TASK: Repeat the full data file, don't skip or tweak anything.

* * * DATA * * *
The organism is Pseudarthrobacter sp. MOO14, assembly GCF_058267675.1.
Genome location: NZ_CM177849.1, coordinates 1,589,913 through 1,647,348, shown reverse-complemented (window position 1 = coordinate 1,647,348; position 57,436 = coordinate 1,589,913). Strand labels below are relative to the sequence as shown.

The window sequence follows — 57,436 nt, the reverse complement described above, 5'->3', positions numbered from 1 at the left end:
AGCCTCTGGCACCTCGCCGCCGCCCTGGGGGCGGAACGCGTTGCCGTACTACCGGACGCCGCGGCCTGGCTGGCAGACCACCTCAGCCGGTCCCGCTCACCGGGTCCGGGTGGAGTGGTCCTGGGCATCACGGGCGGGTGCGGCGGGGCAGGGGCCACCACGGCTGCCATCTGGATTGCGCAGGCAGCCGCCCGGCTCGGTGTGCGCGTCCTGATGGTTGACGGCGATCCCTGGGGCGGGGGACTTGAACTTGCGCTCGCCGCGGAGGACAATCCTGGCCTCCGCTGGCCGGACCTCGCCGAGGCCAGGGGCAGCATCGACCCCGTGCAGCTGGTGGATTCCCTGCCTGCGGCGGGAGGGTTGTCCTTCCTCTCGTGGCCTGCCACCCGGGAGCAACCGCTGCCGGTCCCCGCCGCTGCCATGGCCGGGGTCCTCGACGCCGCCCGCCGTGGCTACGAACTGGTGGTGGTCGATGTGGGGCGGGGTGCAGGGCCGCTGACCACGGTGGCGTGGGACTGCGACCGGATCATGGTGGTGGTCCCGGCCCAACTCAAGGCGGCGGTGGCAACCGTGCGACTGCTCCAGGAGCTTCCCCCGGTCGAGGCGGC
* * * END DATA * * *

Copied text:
The organism is Pseudarthrobacter sp. MOO14, assembly GCF_058267675.1.
Genome location: NZ_CM177849.1, coordinates 1,589,913 through 1,647,348, shown reverse-complemented (window position 1 = coordinate 1,647,348; position 57,436 = coordinate 1,589,913). Strand labels below are relative to the sequence as shown.

The window sequence follows — 57,436 nt, the reverse complement described above, 5'->3', positions numbered from 1 at the left end:
AGCCTCTGGCACCTCGCCGCCGCCCTGGGGGCGGAACGCGTTGCCGTACTACCGGACGCCGCGGCCTGGCTGGCAGACCACCTCAGCCGGTCCCGCTCACCGGGTCCGGGTGGAGTGGTCCTGGGCATCACGGGCGGGTGCGGCGGGGCAGGGGCCACCACGGCTGCCATCTGGATTGCGCAGGCAGCCGCCCGGCTCGGTGTGCGCGTCCTGATGGTTGACGGCGATCCCTGGGGCGGGGGACTTGAACTTGCGCTCGCCGCGGAGGACAATCCTGGCCTCCGCTGGCCGGACCTCGCCGAGGCCAGGGGCAGCATCGACCCCGTGCAGCTGGTGGATTCCCTGCCTGCGGCGGGAGGGTTGTCCTTCCTCTCGTGGCCTGCCACCCGGGAGCAACCGCTGCCGGTCCCCGCCGCTGCCATGGCCGGGGTCCTCGACGCCGCCCGCCGTGGCTACGAACTGGTGGTGGTCGATGTGGGGCGGGGTGCAGGGCCGCTGACCACGGTGGCGTGGGACTGCGACCGGATCATGGTGGTGGTCCCGGCCCAACTCAAGGCGGCGGTGGCAACCGTGCGACTGCTCCAGGAGCTTCCCCCGGTCGAGGCGGC